In Death of a Salesman, who is Dave Singleman and what impression did he have on Willy Loman?

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Dave Singleman is Willy’s oft-cited aspirational hero of the sales industry. Singleman is representative of the old world of salesmen, one in which personality and connections determines success instead of dogged service of the boss. Willy hoped to have become Singleman by this stage in his career: a man with such charisma and stability that he was able to give up traveling to be a successful salesman.

Instead, Willy finds himself at a low point both professionally and personally. Despite his experience, Willy’s younger boss Howard treats him condescendingly, expecting Willy to be thankful for the grueling schedule he still has to maintain in order to barely make ends meet at home.

It is interesting to discuss how Singleman and Loman’s surnames have symbolic significance, especially since you want to discuss the former’s lasting impression on the latter. Singleman’s name indicates that he is a paragon, a singular example of a “great” salesman. The name also suggests that no one else could replicate his success because of his unique place in time. Conversely, Loman’s name describes his emotional state as well as his professional status. Willy has hit a low point, lamenting the degradation of a profession he once believed would bring him success and happiness. Instead, being a salesman has brought Willy in the depths of self-loathing and desperation.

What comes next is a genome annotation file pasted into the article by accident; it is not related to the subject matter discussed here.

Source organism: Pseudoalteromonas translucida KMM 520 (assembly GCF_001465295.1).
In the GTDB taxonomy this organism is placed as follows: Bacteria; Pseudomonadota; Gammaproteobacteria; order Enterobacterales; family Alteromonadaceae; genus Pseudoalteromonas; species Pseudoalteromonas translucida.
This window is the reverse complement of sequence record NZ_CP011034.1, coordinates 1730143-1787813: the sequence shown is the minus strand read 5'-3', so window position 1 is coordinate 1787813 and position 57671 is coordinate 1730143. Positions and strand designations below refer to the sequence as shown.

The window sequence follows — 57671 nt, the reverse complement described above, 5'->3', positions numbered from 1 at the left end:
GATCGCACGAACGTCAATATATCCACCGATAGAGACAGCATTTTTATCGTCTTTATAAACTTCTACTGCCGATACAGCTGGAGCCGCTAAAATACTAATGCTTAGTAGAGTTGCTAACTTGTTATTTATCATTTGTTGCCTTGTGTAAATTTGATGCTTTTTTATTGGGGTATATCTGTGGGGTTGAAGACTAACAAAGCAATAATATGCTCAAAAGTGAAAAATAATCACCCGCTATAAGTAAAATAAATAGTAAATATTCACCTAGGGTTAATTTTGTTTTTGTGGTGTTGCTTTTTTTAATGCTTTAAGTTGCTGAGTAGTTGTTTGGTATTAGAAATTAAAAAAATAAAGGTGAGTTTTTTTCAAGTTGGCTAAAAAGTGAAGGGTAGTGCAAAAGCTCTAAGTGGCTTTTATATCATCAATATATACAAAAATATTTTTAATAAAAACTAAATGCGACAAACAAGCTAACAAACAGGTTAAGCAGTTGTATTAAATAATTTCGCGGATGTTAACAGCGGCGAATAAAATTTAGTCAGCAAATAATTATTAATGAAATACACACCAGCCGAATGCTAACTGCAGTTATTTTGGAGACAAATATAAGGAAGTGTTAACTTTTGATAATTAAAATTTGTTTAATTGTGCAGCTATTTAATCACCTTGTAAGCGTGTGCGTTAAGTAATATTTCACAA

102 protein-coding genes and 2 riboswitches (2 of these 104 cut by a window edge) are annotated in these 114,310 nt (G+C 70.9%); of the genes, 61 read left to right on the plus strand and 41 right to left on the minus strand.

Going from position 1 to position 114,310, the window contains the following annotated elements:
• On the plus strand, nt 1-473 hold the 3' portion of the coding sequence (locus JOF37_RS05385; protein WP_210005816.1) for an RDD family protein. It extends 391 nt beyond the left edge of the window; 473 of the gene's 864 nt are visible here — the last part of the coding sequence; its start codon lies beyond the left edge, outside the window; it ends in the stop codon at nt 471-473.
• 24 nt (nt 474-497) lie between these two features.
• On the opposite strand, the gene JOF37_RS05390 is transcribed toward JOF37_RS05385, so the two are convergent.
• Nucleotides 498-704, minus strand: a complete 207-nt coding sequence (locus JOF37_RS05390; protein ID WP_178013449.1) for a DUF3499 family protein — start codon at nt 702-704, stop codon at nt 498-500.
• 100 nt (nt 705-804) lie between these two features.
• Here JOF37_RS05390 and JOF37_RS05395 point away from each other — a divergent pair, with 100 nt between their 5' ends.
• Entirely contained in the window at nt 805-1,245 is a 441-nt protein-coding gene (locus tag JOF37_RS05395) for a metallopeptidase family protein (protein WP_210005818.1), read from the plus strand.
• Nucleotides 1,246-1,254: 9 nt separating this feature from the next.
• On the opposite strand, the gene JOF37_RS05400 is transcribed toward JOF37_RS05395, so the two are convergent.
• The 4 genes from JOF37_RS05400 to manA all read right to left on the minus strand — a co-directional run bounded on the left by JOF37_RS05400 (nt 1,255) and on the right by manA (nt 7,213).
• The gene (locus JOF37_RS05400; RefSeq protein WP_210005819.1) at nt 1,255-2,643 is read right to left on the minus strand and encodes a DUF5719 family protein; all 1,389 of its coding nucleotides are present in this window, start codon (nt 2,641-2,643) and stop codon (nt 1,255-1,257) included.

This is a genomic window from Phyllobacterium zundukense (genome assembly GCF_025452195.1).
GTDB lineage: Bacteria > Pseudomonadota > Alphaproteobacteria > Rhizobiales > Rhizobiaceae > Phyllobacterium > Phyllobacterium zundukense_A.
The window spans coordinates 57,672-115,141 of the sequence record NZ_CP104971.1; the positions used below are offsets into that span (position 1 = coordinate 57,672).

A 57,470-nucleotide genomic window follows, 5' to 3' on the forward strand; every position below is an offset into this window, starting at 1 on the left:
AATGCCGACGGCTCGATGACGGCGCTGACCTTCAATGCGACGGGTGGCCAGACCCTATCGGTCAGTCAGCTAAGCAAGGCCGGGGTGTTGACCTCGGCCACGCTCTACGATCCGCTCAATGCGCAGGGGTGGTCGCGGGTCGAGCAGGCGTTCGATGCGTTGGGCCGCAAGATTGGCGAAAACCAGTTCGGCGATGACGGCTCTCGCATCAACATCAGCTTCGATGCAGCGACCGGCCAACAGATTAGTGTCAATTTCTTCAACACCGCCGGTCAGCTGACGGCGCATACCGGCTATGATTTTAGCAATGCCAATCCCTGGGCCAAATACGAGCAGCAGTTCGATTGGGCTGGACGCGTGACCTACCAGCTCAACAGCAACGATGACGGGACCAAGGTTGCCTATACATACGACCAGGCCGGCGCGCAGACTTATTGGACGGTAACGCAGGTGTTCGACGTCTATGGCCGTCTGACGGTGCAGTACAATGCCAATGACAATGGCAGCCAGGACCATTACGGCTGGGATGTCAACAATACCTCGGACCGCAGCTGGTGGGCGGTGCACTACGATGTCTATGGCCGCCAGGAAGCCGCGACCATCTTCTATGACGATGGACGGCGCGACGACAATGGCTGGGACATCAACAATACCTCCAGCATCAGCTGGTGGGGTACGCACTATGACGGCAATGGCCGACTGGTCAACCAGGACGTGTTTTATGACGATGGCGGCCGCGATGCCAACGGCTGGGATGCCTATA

The contrast between Willy and his idol underscores the disconnect between who Willy wants others to believe he is and who Willy actually is. His inability to resolve this tension combined with dire financial straits motivates Willy’s decision to end his life.

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As he grovels in the office of a distracted and disinterested Howard Wagner, pleading for an in-town job, lowering his salary requests again and again, Willy Loman desperately relates a histrionic story of the eighty-four-year-old Dave Singleman who, without ever leaving his hotel room, conducted a successful sales career. When he died the noble "death of salesman", hundreds of his associates - out of love and respect - attended his funeral. In fact it was the manner of Singleman's death, not his life, which drew Willy to embrace salesmanship and to turn away from the pioneering, 'Horatio Alger' type of career offered by his brother, Ben. In this decision, Willy rebuffs the rugged individualism and the indifference to social relationships exemplified in Ben Loman. Rather, Willy chooses Singleman's way, a life of loyalty and friendship, a life cocooned in a web of sustaining social relationships. But when Willy's manner of death is juxtaposed with Singleman's, its irony and tragedy are all the more poignant, for Willy dies alone.     

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